Another criticism is that, although there is increased transparency, the overarching societal expectation that improved transparency will lead to greater governance and socio-economic transformations remains unachieved. It is therefore suggested that while EITI implementation fosters transparency, accountability remains a concern. Hence, the reason why corruption persists. It therefore implies that ‘the EITI or the NEITI being its subset on its own cannot completely be said to be a panacea for good governance and sustainable development’ of petroleum resources for oil-rich countries.
STRENGTHENING TRANSPARENCY: MOVING TOWARDS A ROBUST
PETROLEUM RESOURCE GOVERNANCE FRAMEWORK
While countries remain the entities with significant governance authority, there are several actors with equally important roles. Some are Non-governmental organisations (NGOs), corporations and international organisations and even the citizens. The interactions between these complex interlinkages at an international, national and local level could lead to positive solutions.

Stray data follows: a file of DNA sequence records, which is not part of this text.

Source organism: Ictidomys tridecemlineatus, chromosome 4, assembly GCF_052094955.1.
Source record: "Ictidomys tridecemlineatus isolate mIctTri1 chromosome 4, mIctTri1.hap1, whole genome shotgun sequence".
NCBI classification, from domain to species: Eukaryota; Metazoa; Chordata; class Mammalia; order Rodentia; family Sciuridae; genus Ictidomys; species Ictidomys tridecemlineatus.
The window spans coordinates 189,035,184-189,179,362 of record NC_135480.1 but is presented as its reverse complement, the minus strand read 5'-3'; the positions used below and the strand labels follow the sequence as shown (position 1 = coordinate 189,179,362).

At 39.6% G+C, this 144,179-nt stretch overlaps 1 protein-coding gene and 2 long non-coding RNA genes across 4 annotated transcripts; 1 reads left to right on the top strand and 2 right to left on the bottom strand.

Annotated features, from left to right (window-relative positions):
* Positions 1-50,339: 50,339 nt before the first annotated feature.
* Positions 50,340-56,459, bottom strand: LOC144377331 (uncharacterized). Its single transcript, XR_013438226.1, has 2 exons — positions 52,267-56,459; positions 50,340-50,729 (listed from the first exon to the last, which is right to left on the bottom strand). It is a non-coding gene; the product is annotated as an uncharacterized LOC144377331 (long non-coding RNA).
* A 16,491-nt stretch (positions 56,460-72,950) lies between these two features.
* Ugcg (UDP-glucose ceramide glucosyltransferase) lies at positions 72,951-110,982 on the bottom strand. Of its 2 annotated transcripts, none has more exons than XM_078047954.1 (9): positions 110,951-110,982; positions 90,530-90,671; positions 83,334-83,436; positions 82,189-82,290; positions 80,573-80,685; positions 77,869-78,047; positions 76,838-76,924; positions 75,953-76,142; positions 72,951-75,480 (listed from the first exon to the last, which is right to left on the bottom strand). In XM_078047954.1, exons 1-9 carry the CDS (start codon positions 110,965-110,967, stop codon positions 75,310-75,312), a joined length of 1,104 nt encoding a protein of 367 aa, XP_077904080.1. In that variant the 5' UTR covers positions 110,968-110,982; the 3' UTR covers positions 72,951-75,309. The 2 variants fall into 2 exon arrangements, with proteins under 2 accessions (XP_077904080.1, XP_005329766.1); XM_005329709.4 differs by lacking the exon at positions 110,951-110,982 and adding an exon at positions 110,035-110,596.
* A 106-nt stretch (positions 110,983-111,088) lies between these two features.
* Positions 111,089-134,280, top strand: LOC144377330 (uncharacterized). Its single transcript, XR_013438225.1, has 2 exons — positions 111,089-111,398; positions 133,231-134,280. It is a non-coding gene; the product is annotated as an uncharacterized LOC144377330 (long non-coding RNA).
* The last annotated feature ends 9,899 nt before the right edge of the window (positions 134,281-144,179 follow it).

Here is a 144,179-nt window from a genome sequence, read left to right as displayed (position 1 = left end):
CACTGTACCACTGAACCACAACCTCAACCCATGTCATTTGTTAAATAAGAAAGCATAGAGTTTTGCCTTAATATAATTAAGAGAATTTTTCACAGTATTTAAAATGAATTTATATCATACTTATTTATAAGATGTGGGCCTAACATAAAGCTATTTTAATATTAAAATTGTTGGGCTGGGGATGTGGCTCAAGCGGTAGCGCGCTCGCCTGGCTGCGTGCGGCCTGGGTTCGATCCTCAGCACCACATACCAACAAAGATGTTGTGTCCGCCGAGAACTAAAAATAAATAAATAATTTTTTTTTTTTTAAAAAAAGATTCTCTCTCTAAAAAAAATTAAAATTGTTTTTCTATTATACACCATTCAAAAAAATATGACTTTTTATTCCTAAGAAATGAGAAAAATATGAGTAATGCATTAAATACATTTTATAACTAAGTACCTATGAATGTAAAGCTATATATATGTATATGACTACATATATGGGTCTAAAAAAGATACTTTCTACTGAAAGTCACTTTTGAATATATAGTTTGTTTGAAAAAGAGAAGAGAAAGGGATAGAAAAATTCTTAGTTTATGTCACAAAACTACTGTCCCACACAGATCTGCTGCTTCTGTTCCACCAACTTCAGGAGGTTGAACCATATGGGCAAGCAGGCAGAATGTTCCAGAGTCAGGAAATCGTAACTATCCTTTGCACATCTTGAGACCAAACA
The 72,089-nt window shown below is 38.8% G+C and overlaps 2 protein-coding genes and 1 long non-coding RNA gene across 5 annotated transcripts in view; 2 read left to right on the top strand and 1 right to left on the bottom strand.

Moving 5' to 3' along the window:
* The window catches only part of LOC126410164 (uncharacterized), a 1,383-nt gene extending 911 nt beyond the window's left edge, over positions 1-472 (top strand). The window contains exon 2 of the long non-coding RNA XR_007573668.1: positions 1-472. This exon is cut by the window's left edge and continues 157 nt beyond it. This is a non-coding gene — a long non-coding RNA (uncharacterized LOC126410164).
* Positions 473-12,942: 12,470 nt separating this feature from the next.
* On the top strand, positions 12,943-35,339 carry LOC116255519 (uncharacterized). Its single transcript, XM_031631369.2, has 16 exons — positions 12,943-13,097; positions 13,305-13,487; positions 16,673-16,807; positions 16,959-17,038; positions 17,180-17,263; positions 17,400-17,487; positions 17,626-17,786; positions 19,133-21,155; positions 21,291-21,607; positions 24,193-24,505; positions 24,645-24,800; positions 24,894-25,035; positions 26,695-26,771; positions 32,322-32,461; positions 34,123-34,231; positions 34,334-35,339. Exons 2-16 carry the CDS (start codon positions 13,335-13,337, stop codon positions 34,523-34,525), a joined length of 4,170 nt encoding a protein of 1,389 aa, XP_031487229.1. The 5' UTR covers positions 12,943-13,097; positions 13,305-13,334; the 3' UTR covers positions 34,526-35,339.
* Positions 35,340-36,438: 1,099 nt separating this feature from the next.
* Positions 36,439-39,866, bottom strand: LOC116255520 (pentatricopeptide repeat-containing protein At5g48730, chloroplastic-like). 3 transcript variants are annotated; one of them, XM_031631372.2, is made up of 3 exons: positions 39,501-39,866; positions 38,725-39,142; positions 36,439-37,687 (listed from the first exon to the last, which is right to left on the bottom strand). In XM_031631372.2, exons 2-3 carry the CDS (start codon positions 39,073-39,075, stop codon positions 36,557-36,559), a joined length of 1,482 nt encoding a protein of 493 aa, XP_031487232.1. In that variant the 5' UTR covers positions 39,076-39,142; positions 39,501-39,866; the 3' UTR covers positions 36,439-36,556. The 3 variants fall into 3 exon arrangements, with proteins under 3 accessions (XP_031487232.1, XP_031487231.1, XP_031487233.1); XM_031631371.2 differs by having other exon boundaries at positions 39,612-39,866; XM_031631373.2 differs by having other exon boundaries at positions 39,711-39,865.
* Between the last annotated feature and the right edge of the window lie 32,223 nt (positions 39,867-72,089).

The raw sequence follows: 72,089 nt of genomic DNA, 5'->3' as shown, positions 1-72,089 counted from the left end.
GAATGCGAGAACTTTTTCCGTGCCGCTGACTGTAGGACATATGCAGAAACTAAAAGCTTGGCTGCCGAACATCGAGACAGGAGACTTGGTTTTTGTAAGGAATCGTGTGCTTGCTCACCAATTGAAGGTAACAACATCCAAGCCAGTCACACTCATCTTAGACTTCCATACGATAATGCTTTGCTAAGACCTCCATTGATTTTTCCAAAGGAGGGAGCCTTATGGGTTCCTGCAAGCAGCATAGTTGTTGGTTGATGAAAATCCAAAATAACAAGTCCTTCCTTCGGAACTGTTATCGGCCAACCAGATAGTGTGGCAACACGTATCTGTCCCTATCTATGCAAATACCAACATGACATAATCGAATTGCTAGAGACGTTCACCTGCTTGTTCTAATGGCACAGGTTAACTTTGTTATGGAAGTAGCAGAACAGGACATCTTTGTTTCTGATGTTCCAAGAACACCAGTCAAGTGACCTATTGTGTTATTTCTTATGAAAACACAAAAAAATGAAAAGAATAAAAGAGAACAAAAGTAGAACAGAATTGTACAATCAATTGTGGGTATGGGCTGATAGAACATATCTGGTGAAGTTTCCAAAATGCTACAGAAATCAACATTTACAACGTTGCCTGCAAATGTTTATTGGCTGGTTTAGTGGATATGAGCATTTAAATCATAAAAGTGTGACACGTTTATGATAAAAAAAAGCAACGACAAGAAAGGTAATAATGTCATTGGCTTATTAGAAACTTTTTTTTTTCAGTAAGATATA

There are several requirements to ensuring a robust petroleum governance framework and the role of transparency cannot be over emphasised. As a response to the challenges caused by the opacity of the petroleum industry, some analysts propose that perhaps “shining the light” could be beneficial. The idea was that through transparency, institutional mechanisms that make government more accountable will be strengthened. This was further strengthened by the idea that perhaps through the transparent management of natural resources, government corruption, institutional erosion, civil conflicts and economic challenges will be resolved. Unfortunately, several years after, these concerns persist despite the popularity of transparency initiatives like the NEITI. It is therefore suggested that while efforts are made to further strengthen the NEITI, there should be a shift towards a broader petroleum resource governance framework. It is in this regard that the Natural Resource Charter is instrumental.